India—"pitiable," as described in accounts of one of the severest of droughts. The wilt of a province—the ebb of its life is at the rate of 2,000 of its starving inhabitants, a day, into the town of Sind. Its people shrivel, and its fields, burned brown, wrinkle with trains of dark-skinned refugees. A band of natives in a desolate copse—trunks and limbs of leafless, little trees, and shrunken arms and legs merge

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in one jungle of emaciation. A starving native, flat in a field—he has crawled away from the long, white cloud of dust of a trampled road. It might be hell anywhere, but there are glimpses of the especial hell that is India. Breech-clout of the starving native—pinned to it, a string of jewels, which, though dying, he had stolen. Long, wide cloud of dust that is a landscape-girdle—and it is emblazoned with a rajah's elephants.

There was intense suffering, at Lahore. All the gods were prayed to for rain.

Upon the 9th of September, there was an earthquake, at Lahore. All the gods answered at once, combining their deliveries, with an efficiency that smashed houses. Allahabad Pioneer Mail, September 15—"houses collapsing in great numbers, and the occupants wandering homeless." "Such an occurrence at this season is most unprecedented, and has taken everybody by surprise" (Times of India, September 16).

Main Street—any good-sized American city—a dull afternoon—the barber shop and the cigar store on the corner—much dullness—

A sudden frenzy—Main Street rushes out of the town.

Or a human mind in a monotonous state of smugness—there's a temptation, or the smash of a conviction, and something that it has taken for a principle rushes out of it, in a torrent of broken beliefs—

That delirium, or frenzy—or anything else mental or human—is not exclusively mental or human—but just what are my data for thinking that the principal street of an American city ever did rush out of the town?

Well, something similar. It was at the time of the deluges in India. There was a monstrous fall of water in Kashmir.

Many of the inhabitants of the city of Srinagar, Kashmir, lived in rows of houseboats, upon the river Jhelum, a sluggish, muddy stream, with so little visible motion that, between the rows, it looked like a smooth pavement. It suddenly went up 17 feet. The two long rows of houseboats rushed away.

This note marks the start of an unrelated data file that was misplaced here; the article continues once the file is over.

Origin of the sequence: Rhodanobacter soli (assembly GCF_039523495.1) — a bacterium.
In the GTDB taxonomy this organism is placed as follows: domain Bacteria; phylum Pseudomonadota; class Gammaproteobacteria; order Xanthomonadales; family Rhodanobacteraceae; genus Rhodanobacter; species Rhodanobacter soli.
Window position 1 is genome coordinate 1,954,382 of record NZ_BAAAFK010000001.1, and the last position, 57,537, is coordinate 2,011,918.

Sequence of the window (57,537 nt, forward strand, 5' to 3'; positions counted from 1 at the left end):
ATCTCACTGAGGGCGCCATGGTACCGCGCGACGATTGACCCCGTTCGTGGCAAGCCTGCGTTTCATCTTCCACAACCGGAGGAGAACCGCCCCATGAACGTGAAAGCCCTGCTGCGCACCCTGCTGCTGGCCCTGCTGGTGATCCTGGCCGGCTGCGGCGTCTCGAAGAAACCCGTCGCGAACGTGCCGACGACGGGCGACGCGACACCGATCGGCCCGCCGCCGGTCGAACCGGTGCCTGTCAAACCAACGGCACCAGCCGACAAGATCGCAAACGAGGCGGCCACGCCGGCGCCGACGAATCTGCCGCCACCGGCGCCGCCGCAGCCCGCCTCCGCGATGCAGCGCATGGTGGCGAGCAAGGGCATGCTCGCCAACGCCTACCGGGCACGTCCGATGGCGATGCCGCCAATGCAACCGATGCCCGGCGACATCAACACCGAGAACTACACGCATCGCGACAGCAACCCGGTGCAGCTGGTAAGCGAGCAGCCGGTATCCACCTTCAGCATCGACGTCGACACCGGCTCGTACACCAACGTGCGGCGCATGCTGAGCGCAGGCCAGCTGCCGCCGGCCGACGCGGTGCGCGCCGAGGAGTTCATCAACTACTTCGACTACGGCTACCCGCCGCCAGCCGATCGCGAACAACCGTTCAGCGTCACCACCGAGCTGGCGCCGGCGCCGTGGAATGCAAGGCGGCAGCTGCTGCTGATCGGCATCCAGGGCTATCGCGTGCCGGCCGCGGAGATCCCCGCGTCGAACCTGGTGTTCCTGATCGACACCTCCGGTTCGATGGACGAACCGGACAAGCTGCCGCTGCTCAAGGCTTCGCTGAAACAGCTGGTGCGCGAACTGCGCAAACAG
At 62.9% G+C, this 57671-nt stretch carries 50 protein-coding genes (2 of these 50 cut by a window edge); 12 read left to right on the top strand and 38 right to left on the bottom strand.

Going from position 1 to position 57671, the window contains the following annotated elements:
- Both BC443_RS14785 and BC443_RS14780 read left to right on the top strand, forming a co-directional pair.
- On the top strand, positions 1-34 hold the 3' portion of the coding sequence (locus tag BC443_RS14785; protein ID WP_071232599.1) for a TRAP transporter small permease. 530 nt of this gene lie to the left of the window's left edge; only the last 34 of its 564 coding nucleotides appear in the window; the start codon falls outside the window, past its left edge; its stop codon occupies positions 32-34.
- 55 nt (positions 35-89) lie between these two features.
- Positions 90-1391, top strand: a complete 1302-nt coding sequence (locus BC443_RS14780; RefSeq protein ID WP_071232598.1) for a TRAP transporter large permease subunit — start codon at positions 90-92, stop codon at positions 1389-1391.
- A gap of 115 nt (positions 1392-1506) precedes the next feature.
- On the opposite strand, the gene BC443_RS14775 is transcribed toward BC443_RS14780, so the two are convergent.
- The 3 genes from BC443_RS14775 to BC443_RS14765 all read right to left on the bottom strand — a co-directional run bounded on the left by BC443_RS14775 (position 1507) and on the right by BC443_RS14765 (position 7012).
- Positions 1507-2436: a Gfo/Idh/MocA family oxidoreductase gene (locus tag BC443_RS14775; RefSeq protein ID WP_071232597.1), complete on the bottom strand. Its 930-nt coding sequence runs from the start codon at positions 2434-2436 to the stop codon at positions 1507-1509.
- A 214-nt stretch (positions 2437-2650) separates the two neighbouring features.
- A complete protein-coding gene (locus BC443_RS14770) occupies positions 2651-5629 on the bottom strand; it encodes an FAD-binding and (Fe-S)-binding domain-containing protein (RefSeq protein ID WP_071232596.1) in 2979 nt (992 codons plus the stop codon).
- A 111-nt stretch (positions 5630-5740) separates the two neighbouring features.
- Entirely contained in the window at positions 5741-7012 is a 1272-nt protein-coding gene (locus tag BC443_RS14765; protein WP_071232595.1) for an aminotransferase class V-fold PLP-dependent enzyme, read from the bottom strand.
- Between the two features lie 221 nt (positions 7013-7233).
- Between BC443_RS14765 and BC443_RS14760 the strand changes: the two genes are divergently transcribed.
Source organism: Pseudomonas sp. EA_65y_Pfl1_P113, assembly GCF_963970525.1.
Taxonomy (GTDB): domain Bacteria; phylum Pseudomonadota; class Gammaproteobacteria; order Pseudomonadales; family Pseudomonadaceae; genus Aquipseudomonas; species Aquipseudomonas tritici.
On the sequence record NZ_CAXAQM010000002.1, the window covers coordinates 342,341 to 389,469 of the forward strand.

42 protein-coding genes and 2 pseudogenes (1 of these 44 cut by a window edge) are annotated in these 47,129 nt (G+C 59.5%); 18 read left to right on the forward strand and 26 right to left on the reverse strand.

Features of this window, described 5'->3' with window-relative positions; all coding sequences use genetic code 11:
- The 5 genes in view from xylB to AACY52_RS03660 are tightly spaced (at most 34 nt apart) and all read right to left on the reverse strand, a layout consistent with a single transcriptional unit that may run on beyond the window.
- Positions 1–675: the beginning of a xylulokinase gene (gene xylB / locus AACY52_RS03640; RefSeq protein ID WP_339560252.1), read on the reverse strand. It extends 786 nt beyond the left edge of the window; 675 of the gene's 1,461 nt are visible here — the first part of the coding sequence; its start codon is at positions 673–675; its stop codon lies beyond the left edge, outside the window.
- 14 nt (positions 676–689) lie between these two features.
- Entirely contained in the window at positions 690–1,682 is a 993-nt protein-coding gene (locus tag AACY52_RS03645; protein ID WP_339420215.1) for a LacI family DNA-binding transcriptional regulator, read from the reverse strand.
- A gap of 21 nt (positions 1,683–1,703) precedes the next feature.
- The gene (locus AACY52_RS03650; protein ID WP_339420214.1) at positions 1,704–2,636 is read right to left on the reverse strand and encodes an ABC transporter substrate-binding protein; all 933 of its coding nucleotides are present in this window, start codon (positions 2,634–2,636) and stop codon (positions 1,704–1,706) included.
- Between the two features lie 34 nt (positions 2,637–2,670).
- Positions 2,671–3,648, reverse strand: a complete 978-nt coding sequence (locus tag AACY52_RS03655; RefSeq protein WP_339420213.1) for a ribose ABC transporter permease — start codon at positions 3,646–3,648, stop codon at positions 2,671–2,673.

Another river in Kashmir smashed a village. On its banks it left parallel confusions.

Notch a butterfly's wings—this is mutilation. But correspondingly notch the other wing, and there is balance. Two mutilations may be

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harmony. The doubly hideous may be beautiful. If, on both sides of the river that was a subsiding axis, mothers simultaneously screamed over the bodies of children, this correspondence was the soul of design. Two anguishes, neatly balanced in parallel lines of wreckage, satisfy the requirements of those who worship godness as only harmony.

A quaking zone of Europe and Asia was deluged. Drought in Turkey—earthquakes—plentiful rain (Levant Herald, September 1i, 18). Tremendous falls of water and shocks were continuing in Calabria. Spain was flooded.

September 27th—another severe shock, at Lahore; and, this day, again dust, of unknown origin, fell from the sky, in Calabria. A current of hot air came with it. According to the Levant Herald, October 9, many persons were asphyxiated. According to description, it was a volcanic blast that cannot be traced to origin upon this earth. If it came from somewhere beyond this earth, such a repetition in Calabria is a coincidence, or is an indication that this earth is stationary. It is easier to call it a coincidence.

There was a new star.

Upon the night of August 18th, an "auroral" beam, such as has often been seen in the sky, at times of volcanic eruptions upon this earth, and at times of new stars, was seen in England (English Mechanic, 82-88). Upon the gist of August, Mrs. Fleming, at Harvard University Observatory, looking over photographic plates, saw that a new star had been recorded, on and after the 18th. The new star, diminishing, continued to shine during September.